What has Ananth Kumar done in all these years, is an oft-repeated question. Interestingly, the Gandhi family or the United Progressive Alliance government's work is never invoked by Nilekani and not too often by Reddy. The exception during the padayatra is one enthusiastic party worker handling the microphone who rattles off the names of everyone from Indira Gandhi to Sonia to Rajiv. Even Mahatma Gandhi is not spared.
At Rajendranagar, a largely economically backward area with cramped houses, the convoy is greeted with firecrackers, the smell of which lingers in the air for a while. Nilekani knows that he must pay obeisance to all the deities in the neighbourhood and bows before a shrine to Mother Mary with the idol wrapped in a blue sari not unlike a Hindu goddess, a devi temple and a statue of Babasaheb Ambedkar. It's all very strategic, with a stop in front of the Madrassa-E-Rahmaniya as well, where Nilekani is garlanded by a man in a skull cap.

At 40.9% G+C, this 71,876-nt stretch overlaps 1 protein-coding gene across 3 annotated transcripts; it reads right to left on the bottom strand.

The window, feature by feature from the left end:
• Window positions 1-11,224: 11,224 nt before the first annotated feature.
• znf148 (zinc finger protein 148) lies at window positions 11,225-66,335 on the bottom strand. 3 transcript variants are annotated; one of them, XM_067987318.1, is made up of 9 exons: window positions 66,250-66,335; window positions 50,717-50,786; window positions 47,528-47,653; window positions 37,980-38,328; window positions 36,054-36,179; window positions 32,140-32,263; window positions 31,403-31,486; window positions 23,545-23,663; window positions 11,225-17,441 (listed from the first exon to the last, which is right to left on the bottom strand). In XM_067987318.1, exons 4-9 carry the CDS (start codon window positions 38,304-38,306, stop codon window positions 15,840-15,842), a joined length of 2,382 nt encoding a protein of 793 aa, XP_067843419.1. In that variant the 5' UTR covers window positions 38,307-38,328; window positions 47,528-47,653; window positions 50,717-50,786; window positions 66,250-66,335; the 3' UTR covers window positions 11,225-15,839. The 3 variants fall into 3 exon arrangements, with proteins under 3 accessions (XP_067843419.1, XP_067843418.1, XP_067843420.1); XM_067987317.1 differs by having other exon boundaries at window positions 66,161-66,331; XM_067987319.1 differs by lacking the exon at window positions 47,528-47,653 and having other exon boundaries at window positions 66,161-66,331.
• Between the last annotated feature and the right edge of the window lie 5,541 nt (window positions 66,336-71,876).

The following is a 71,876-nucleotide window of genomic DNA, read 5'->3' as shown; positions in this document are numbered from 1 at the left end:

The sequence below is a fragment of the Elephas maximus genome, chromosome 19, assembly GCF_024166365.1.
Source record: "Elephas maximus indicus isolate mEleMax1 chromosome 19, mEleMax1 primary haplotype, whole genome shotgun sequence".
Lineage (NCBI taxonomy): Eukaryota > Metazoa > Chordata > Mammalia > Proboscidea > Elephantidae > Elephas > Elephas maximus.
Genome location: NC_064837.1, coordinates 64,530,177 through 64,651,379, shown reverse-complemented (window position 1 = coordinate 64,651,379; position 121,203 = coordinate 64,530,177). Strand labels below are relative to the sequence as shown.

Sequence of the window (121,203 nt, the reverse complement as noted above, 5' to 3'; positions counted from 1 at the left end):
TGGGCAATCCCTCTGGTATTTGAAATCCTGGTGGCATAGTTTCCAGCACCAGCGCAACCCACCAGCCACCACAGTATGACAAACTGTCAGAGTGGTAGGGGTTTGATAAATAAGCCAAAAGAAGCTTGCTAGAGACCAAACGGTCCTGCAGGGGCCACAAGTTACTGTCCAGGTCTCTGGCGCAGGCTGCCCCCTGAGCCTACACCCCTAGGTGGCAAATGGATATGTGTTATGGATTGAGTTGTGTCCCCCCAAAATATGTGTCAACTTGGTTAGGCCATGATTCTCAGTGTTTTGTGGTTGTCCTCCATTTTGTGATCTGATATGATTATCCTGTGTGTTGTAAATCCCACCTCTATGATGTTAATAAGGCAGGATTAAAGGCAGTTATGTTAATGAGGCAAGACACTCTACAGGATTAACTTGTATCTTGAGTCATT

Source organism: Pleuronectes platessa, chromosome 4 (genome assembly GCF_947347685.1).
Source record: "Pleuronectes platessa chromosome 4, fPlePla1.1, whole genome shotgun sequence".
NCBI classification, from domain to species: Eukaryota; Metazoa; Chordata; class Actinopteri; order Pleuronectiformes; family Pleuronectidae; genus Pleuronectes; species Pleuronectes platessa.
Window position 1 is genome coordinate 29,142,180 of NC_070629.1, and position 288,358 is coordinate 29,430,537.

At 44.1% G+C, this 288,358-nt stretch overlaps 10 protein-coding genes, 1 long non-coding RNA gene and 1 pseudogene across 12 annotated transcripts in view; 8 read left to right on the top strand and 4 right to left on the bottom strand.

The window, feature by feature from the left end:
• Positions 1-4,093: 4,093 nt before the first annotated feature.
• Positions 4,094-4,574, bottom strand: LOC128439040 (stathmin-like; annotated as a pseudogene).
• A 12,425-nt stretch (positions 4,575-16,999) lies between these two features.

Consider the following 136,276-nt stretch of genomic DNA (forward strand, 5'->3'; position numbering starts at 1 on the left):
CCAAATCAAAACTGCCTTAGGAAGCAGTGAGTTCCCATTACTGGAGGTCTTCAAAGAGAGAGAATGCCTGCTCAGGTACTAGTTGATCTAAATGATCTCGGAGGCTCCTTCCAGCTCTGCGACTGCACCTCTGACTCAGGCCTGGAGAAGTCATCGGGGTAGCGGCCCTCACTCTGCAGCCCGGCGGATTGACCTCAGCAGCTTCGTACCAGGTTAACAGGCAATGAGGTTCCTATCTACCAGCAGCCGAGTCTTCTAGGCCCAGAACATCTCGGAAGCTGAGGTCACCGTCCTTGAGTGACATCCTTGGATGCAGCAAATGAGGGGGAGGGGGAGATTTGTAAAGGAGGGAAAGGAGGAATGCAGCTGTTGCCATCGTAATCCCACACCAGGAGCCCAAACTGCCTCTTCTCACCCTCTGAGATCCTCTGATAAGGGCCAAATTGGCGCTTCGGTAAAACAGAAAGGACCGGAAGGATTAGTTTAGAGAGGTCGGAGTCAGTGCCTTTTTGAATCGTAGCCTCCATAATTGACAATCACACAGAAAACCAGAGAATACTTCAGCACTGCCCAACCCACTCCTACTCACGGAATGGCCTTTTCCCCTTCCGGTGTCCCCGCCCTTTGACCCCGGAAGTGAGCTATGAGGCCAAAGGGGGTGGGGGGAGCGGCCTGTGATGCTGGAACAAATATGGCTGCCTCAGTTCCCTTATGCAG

Sumesha Sandra, a young woman who has come out to see what the commotion is about, is not too impressed. "These people only come when they want votes," she says in fluent English. Sandra, like most of her neighbours, usually votes for the Congress but this time, the VLCC employee is considering voting for BJP because she has not received her ration card even though she had applied a year ago.
An MP is thus perceived as someone who can be responsible for even the most local issues, and not in his primary role as legislator. But while Reddy mentions local issues occasionally, which he is familiar with, Nilekani sticks to broader points about the need for change. He makes no mention of the constituency management system he plans to introduce if elected, through which he plans to be easily accessible to each voter.